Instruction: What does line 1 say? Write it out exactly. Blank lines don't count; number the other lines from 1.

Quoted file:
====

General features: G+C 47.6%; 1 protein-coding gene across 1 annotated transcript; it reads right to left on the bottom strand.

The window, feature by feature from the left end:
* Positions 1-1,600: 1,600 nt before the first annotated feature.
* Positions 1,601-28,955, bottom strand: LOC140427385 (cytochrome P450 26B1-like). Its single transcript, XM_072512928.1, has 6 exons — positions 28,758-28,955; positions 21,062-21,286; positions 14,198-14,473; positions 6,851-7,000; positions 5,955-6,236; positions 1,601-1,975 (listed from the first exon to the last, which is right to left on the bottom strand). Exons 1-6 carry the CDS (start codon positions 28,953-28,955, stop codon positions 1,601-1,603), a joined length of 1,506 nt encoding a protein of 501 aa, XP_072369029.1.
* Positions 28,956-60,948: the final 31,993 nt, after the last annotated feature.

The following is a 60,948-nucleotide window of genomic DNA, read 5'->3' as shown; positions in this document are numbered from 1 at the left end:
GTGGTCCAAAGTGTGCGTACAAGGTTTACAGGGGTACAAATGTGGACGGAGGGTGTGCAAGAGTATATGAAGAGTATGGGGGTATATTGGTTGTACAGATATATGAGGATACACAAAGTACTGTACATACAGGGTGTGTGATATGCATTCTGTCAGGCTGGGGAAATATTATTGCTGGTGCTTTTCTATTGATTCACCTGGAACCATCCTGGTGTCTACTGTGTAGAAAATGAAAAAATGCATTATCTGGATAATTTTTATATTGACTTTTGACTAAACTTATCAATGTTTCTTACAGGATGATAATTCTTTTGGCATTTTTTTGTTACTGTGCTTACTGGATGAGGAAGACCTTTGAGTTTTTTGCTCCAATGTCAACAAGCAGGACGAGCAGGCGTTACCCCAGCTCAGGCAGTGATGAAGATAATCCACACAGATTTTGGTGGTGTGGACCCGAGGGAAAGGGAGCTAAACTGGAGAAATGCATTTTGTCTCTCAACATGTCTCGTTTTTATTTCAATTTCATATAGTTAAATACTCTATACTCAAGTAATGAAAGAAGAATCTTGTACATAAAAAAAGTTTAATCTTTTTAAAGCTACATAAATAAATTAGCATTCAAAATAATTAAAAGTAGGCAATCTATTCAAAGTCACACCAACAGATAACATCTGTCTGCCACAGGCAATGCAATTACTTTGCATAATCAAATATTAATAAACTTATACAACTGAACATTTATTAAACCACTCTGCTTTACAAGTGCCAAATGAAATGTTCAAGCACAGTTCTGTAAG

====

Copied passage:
General features: G+C 47.6%; 1 protein-coding gene across 1 annotated transcript; it reads right to left on the bottom strand.